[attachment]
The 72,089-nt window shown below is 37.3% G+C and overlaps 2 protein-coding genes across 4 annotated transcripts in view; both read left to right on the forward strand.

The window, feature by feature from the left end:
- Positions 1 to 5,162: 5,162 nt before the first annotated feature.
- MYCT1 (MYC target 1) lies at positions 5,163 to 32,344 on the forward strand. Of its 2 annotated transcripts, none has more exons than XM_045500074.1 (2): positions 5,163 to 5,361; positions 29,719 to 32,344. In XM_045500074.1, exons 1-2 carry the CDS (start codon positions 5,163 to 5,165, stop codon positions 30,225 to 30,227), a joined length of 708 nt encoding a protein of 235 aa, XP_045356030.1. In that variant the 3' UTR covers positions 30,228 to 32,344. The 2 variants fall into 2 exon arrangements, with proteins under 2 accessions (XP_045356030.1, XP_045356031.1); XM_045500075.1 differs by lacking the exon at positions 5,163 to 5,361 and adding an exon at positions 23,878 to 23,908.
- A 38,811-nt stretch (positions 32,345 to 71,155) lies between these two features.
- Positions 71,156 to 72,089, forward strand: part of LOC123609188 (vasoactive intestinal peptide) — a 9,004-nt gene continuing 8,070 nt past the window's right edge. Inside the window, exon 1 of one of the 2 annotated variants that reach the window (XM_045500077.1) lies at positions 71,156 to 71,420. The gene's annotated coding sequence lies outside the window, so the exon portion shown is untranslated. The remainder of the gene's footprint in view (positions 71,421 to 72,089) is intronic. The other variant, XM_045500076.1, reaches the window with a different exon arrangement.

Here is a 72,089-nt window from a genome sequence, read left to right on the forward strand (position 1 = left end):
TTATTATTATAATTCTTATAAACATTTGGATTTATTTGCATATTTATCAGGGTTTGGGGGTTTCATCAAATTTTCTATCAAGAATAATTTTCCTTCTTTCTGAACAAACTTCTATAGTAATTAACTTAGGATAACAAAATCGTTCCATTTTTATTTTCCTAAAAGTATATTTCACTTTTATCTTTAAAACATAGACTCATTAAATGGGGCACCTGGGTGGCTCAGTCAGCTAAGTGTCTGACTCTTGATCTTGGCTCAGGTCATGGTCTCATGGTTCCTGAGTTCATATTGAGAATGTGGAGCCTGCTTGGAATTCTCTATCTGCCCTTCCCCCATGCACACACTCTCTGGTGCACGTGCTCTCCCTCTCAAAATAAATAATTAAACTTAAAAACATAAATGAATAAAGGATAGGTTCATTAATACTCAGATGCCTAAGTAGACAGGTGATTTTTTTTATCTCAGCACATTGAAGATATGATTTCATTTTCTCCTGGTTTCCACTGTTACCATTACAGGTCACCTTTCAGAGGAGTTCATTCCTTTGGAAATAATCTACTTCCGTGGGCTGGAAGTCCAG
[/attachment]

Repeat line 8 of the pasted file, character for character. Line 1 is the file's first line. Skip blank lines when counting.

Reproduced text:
TTATTATTATAATTCTTATAAACATTTGGATTTATTTGCATATTTATCAGGGTTTGGGGGTTTCATCAAATTTTCTATCAAGAATAATTTTCCTTCTTTCTGAACAAACTTCTATAGTAATTAACTTAGGATAACAAAATCGTTCCATTTTTATTTTCCTAAAAGTATATTTCACTTTTATCTTTAAAACATAGACTCATTAAATGGGGCACCTGGGTGGCTCAGTCAGCTAAGTGTCTGACTCTTGATCTTGGCTCAGGTCATGGTCTCATGGTTCCTGAGTTCATATTGAGAATGTGGAGCCTGCTTGGAATTCTCTATCTGCCCTTCCCCCATGCACACACTCTCTGGTGCACGTGCTCTCCCTCTCAAAATAAATAATTAAACTTAAAAACATAAATGAATAAAGGATAGGTTCATTAATACTCAGATGCCTAAGTAGACAGGTGATTTTTTTTATCTCAGCACATTGAAGATATGATTTCATTTTCTCCTGGTTTCCACTGTTACCATTACAGGTCACCTTTCAGAGGAGTTCATTCCTTTGGAAATAATCTACTTCCGTGGGCTGGAAGTCCAG